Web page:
We warned that the ruling class of Nepal would ditch the king if he became a nuisance to the capitalists. His stupid behaviour has meant that now the elite of Nepal will become republican. This will last as long as the masses are on the move. The Maoists and "Communists" have been playing with words and they are tiring out the movement, wasting its time and effort in achieving a nice little republic that will last as long as the masses are on the streets, which by the way cannot last indefinitely. As soon as the most rancid sections of society feel comfortable enough, they will attempt to destroy that republic. The shame is that millions of landless peasants and exploited workers will be asked by the Maoists to fight for a republic under capitalism, which would be ruled by the same class that fought against them under the monarchy.

They do not want to see the fact that there is no so-called progressive wing of the Nepalese ruling class to develop the country, establish this mythical republic and solve the national question.

The international repercussions

The situation in Nepal is rather strategically important for the imperialists, both on a regional and international level. Recently, the Indian Sub-continent has been exploding. The situation in Pakistan is one of deep crisis, as has been reported here and elsewhere. But also in India the Maoists, who have a considerable following in some areas, follow closely the situation in Nepal. Bhutanese Maoists have largely drawn their strategy and tactics from the Nepali Maoists and they have recently announced the beginning of a People's War. It is a pity that they might fight for a decade or more only to reach the conclusion that in the end they might actually join a bourgeois government. Bangladesh is also rife with instability, and the situation is spreading to Myanmar.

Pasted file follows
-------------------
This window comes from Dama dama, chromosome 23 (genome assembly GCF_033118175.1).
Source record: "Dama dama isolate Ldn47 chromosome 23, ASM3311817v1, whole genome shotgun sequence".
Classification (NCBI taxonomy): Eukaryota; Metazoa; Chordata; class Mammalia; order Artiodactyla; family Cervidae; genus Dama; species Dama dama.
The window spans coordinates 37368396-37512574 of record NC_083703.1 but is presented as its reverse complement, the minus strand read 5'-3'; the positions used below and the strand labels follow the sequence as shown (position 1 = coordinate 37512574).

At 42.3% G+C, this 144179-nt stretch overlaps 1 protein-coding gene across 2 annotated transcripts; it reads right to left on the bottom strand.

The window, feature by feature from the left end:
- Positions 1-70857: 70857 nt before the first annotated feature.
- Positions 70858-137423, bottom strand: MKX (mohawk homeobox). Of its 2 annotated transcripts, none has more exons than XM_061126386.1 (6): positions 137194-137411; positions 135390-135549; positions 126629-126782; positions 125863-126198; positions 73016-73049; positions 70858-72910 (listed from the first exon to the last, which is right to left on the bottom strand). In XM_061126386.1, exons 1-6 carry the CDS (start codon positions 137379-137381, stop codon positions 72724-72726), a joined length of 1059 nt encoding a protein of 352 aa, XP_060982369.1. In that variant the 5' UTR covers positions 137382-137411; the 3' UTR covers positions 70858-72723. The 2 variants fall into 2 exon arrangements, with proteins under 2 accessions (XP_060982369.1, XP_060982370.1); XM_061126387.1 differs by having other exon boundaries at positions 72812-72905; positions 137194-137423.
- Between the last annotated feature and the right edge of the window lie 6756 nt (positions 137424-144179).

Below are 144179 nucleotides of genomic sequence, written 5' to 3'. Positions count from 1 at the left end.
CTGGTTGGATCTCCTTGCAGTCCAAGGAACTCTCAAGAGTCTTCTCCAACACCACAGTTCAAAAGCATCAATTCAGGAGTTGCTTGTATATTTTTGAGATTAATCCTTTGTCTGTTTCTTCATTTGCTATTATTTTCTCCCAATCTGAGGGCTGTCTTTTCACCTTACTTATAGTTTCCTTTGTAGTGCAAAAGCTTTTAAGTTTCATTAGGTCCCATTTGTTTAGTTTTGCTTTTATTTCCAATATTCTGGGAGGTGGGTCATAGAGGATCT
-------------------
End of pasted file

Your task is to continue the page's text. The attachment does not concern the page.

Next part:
It is clear that the ruling elites of the Indian Sub-continent cannot provide the minimum standards of living to the masses, yet the Maoist and "Communist" movement in Nepal needs to draw the lessons of more than 50 years of Independence in India and Pakistan and the entire sub-continent and understand that in the epoch of imperialist decay, the ruling classes of the ex-colonial countries do not and cannot play a progressive role. The living conditions of the masses cannot improve under capitalism and a republic will not solve the need for water, food, decent communications, education, housing, etc. This has been concretely demonstrated over the past six months.

The leaders of the "Communist" movement need to re-think their tactics and engage in a United Front of all the "Communist" groups and the trade unions, peasants' organisations and progressive student groups (the bulk of those that participated in the movement that re-instated the democratic parties) to draw up a programme of demands to immediately change the living conditions of the masses, i.e. socialist demands. The merger of two "Communist" organisations is a step forward, but there is a clear  need for a genuine revolutionary socialist programme and an appeal to the masses of the countries in the Indian sub-continent. The situation is now ripe in Nepal and the rest of the sub-continent. If they continue to wait for a mythical republic they will lose a historical opportunity.